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Lethbridge Herald Newspaper Archives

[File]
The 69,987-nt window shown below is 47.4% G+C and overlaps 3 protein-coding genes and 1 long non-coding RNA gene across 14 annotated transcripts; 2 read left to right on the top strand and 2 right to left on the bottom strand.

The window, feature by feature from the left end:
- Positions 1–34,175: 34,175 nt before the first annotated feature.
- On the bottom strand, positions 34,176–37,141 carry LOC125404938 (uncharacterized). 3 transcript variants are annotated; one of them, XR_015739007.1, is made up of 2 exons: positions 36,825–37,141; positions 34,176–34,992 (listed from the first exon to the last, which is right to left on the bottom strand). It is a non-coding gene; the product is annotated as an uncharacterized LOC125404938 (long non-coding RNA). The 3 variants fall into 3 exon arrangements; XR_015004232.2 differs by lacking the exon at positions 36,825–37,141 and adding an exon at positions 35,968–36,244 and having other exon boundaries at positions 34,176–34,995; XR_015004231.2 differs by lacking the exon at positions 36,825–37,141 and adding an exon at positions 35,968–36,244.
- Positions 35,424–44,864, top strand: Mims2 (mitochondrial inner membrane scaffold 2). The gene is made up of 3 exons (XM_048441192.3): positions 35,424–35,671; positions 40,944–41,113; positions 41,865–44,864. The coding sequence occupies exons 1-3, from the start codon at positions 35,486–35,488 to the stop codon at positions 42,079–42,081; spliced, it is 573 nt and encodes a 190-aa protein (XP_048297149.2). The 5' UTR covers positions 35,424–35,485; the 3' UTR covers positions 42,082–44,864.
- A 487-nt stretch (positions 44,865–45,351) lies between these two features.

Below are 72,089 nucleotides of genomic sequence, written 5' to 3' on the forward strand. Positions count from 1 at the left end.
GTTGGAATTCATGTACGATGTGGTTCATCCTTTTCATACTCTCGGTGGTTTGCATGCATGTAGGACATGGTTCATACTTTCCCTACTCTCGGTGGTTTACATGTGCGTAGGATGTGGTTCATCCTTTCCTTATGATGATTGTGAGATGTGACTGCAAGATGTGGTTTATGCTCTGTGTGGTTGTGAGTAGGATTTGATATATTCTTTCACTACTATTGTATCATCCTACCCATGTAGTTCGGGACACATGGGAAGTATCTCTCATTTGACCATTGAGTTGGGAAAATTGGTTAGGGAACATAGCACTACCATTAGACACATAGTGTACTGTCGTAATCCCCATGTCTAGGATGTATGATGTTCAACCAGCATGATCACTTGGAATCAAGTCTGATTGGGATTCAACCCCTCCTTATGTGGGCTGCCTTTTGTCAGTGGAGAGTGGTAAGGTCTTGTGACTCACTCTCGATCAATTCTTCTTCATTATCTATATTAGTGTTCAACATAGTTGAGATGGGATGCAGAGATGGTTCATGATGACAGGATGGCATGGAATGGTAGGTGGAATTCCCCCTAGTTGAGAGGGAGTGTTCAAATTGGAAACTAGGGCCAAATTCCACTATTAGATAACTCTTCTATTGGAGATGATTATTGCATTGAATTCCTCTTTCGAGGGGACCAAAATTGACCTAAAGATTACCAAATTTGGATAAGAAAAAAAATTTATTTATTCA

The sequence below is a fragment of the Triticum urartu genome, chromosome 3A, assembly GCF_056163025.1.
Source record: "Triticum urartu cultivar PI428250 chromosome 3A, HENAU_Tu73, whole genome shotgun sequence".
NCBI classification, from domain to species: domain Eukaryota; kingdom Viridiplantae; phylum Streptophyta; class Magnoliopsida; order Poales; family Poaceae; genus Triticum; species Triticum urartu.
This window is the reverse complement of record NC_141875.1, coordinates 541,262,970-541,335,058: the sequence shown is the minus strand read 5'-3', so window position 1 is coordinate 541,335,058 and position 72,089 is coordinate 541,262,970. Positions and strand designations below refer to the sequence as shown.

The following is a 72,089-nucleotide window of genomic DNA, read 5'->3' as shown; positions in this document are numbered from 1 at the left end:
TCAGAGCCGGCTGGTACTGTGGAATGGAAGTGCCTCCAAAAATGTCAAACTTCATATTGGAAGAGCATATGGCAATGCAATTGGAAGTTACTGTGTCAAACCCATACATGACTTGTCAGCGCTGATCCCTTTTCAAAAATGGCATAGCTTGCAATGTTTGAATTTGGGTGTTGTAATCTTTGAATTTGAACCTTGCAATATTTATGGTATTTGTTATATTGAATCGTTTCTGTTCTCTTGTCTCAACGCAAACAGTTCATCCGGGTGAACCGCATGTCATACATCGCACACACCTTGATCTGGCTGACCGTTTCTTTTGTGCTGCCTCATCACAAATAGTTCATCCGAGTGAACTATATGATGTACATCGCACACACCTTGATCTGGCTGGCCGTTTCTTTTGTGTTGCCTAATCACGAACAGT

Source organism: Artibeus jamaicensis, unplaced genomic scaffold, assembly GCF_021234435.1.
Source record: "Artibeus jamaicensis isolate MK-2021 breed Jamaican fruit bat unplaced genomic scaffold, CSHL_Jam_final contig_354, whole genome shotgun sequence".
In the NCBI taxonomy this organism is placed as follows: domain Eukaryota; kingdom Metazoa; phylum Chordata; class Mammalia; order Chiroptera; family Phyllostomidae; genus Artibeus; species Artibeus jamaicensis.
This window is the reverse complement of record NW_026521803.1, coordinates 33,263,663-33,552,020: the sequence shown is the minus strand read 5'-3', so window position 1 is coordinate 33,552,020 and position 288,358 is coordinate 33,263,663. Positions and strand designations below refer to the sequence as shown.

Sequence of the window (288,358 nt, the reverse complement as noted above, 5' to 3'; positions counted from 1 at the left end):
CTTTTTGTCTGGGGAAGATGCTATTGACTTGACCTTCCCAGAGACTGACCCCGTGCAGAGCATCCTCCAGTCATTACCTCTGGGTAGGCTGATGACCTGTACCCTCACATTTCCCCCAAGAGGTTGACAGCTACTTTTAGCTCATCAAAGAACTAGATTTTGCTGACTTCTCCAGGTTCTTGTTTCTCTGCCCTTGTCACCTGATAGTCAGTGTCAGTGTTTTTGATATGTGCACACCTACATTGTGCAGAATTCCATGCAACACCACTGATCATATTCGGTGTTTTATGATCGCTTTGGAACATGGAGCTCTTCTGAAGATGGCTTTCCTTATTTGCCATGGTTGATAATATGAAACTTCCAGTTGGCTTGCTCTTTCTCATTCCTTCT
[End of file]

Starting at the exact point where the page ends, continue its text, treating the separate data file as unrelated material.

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Lethbridge Herald, The (Newspaper) - October 7, 1974, Lethbridge, Alberta The Herald- Monday, October LETHBRIDQE District Cranbrook building permits reach 207 CRANBROOK (Special) Twenty seven building per- mits, authorizing an es- timated in construc- tion, were issued by the city in September. The year's total- is now 207 permits authorizing an es- timated in construc- tion. In the first nine months last year there were 274 per- mits for in construc- tion. September permits covered a foundation for the Cranbrook Mall addition; 000 for the Coach House Inn lounge bar; and for the Cranbrook Fanners Co operative building addition. There were nine housing starts in September. This brings the 1974 total to 121 un- its, compared to 141 units in the same period last year. Brooks to borrow BROOKS (Special) Town council will borrow to ensure that a start will be made soon on the recreation complex here. Coupled with about that has been raised locally and confirmation of a federal winter works program assistance grant of the recreation complex plann- ing committee has to initiate its project. Members of council agree that the complex should be constructed in phases as capital borrowing is authorized. Architects Jack Russell anc James Needham of Medicine Hat were asked to present a cost summary for completing the covered swimming pool and as much of the main structure as possible with funds available. Planning committee chairman-Russ Wiebe says it is more important to get the project "off the ground" than dwell on special priorities. "With the support of our community and senior governments, it is our inten- tion to complete the recreational complex in its en- he said. Vaccine offered BROOKS In order to pre- vent physical handicaps, rubella vaccine is being offered to all 12 year old girls on a yearly basis by the Medicine Hat Health Unit, the Brooks Health Unit and Big Country Health Unit at Han- na. Rubella is a form of measles which is rare in in- fancy and uncommon in pre school age children. The in- cidence of this disease is greater in older children, adolescents and young adults. If the disease is contracted by a woman during the first few months of her pregnancy it can affect her unborn child in many ways. A few examples eye defects, cardiac defects, deafness, mental retardation and physical deformities. Claresholm mayor rebuffs criticism Taber man honored A Taber man will be given a life membership in the Alberta Nursing Orderlies Association when that group met for its annual meeting in Red Deer Thursday. James Pickles, who worked for 20 years at the Taber General Hospital, received the award from his son, Carl, who is the incoming president of the association. There are about 900 nursing orderlies in the province with about 45 of those in Southern Alberta. Police investigate bike mishap BELLEVUE (CNP Bureau) Blairmore RCMP are investigating a single motor- cycle accident at barricaded construction ditch here. Michael Houda, 15, Bellevue, is in good condition in the Crowsnest Pass General Hospital after break- ing his left forearm in the mis- hap. He was riding his motorcy- cle on a Bellevue street, went over the crest of a small hill and ran into a 15-foot construction ditch. WATCH AND WAIT FOR SHELDONS PROMOTION SALE 1 DAY ONLY-THURSDAY. OCT. lOtt 516 3rd Atomic South NMl DOOT to 0Mtk Of MOAtfMt CLARESHOLM (Staff) Mayor Len Bach said Friday he endorses Dan LeGrandeur in the two way Oct. 16 mayoralty contest here. At the same time, Mayor Bach answered criticism of his administration advanced by former mayor Ernie Patterson" in his campaign here. Mayor Bach is not seeking re election. In his campaign adver- tising, Mr. Patterson says "the mill rate in Claresholm has increased 14 mills in 18 months while the municipal grants given by the provincial government have been increased to their highest point in the history of Claresholm." Answering the criticism, Mayor Bach said: "After eight years as mayor of Claresholm, I cannot unders- tand why Mr. Patterson would permit a release of such an item, when he should know that municipal administration is run on a 12 month basis, and not on an 18 month basis "The mill rate has not increased 14 mills during the calendar year, but it did increase 10 mills for commer- cial property, and 12 mills for residential property. "The deputy minister of municipal affairs, during his meeting with Claresholm council, stated that our mill rate was no more than average within the province and that congratulations were due to the present council for having accomplished so much in the last 12 months. "He also stated he was very pleased to learn that we had set up a five year capital budget as no administration can operate economically without this type of direction. The deputy minister also stated that our mill rate would see a likely reduction of a possible 20 to 25 mills in 1975 with similar said Mayor Bach. Mr. Patterson says "some worth of pavement has been destroyed on 4th St. W. because the original plans for the sewer line were not followed." Says Mayor Bach: "The interruption of the pavement on 4th St. W. during the ex- cavation on this street for the installation of the new sanitary sewer line, is a penal- ty that we are all forced to pay because of the lack of foresight and poor manage- ment "There will be more ex- cavation taking place on this same street which consists of the laying of a new water supply line before paving. Ac- cording to health standards and regulations, these lines must be at least eight feet apart. By installing these two mains, the flooding of basements by sewers should be eliminated and the dead ends of the water system should be corrected. "Also, the area from the west and south of 4th St. W. will then be in a position for future development. "The town can survive without pavement, but it is impossible to survive without these utilities." Mr. Patterson says the cost of holding a plebiscite on the old hospital "would have almost paid the fee set by the hospital board (to purchase Says Mayor Bach: "I am not opposed to the purchase of the old hospital. But, without further direction, I do not feel that my council and myself should take total and absolute responsibility on our own and gamble a large sum of money out of electors' pockets on a project with no definite pur- pose. "Therefore, it has been my wish at all times that the elec- tors should give council the necessary do not want my council to go down in history, with a reputation of purchasing a 'dead horse' at the electors' expense and then leaving it for the incoming council to bury also at their expense." Mr. Patterson says "water rates have been increased by approximately 35 per cent without any increase in ser- vice." Says Mayor Bach: "Yes, the water rates have been raised 35 per cent. However, in order to meet the demands of the water users of Claresholm, and in order to provide adequate water supplies for future expansion, the town council and the citizens of the town must look ahead. The request of the water users has been for more water and better water pressure." Says Mayor Bach: "I cannot understand why anyone could be so opposed to good public relations. Through the good relationship that we have ac- quired in the past 18 months, we have received from the MD of Willow Creek approx- imately three miles of 12 month, dust free streets at cost, which is less costly than the oil treated streets that are done each year and only last for a short period of time. This also avoids the aggrava- tion of tar on automobiles, bicycles and carpets. Chin Co-op begins work despite cost TABER (HNS) Despite the rejection of all tenders for the installation of a rural natural gas distribution system, officials of the Chin Coulee Gas Co-op Ltd. advise that construction of the system will commence in mid October. The overall project was divided into four segments 285 miles of plastic pipe; 000 feet of four inch steel pipe; 38 miles of aluminum pipe; and 190 yard services. Tenders received on each seg- ment were too high to be accepted. Speaking for the co-op, George D. Leahy of Taber said that since the rejection of the formal tenders, the necessary plastic pipe has been procured, and the plow- ing in of this pipe would proceed during late October and November. It is necessary to install un- derground crossings after 'irrigation ditches are dry. N Mr. Leahy said that with plastic pipe available, negotiations are proceeding with another contractor for burying the lines 30 inches below the ground surface. The spokesman also advised that the number of individual customers now number about 250. Arrangements are being made with a Bow Island contractor to make yard in- stallations should the owner agree. In the bowl Mrs. Hugh Pritch- ard picks strawberries at daughter Catherine Hull' farm west of Cardston. Last week the strawber- ries were still blooming, growing and ripening. South In short No blame in mishap CRANBROOK No blame has been attached in the traffic accident Aug. 27 that took the life of six year old Sandra Tull an inquest jury has ruled. The girl was crossing the street when she was struck by a car operated by Ian Biddlecomb, 17, of Kimberley. Evidence at the inquest showed the vehicle involved in the accident had a brake failure just before the mishap. Bids asked for reservoir MILK RIVER (Staff) Tenders will be called later this month for construction of an additional water reservoir es- timated to quadruple this town's supply of water. Mayor Cam McKay told The Herald the project is estimated to cost and should be in operation by next summer. He said the town won't have a firm price for the proposed reser- voir, filtration bed and additional facilities to pump water from Milk River until tenders are opened by the town's consultants, Stanley Associates Engineering of Edmonton. Town council recently gave final reading to a bylaw allow- ing the town to borrow for the proposed waterworks ex- pansion, expected to end the water rationing imposed this summer on Milk River residents. The town expects to receive a grant from the Alberta Municipal Waterworks Assistance Program administered by the Department of the Environment. New homes to be built VAUXHALL (Special) Four new homes will be built here. The village office recently issued building permits to Sennker Construction Ltd. and Adamix Construction Ltd. Senneker Construction will build a home. Adamix Construction will build three houses in the area west of the mobile home park. Pincher nursery school begins PINCHER CREEK (Special) Brian Chambers, local director of preventive social services, has announced a nursery school program for the Pincher Creek area.- The school will be located in the basement of the Mennonite Church. It will operate each morning from 9 to 11 o'clock It has been designed to meet the social and learning needs of children aged 3Vz to 4% years An essential component is to identify children with learning difficulties. If handicaps can be detected early, says Mr. Chambers there is a greater chance of helping the child before he reaches Grade 1 Taber educator attends show TABER (HNS) Ken Anderson, Taber school division instructional materials centre co-ordinator, will attend the Canadian Education Showplace at Toronto this month More than companies will exhibit their products at the education materials show. Sessions will be held for technicians who want to improve the quality of locally produced films and television programs. The Taber. centre operates a loan service of some audio-visual and print materials. It provides the technology for a variety of locally produced teaching materials, including video tapes. HALL YOU NEED FOR Plan to enjoy yourself We have ten spacious Ban- quet Rooms, a 2000-seat Banquet Hall, an .ndoor garden terrace a huge reception area nine profes- sionally-sprung dance floors bar service in eight- een locations The hall you need and all you need Call us Calgary Calgary. Alberta Centre LH Staying in Calgary? Stay with friends. Traditional Calgary hospitality starts with us. So the next time youYe headed our way call Zenith 6-6014 from anywhere in Alberta for reservations. It's toll free. Or ask your travel agent to reserve a room. Isn't that friendly? Downtown. 9th Ave. and 1st St., next to the Calgary Tower. THE HEY KIDS! ENTER THE IRE PREVENTION POSTER CONTEST sponsored by Centre Village S180 IN PRIZES 1st: 2nd: '5 (ids 5 ind 6.7 and ind 10, It ind 12 Sparky Centre Village Bring your poster into the Centre Village Administrative office from October 6th to 11th. Posters will be judged by the Chinook Pensioners and Senior Citizens Pwtin mutt N ncfJvwJ by Fridiy, Oct. 11 9 p.m Centre Village 2nd Avt. 'A' and 13th Street North "The Mall that has it All" ;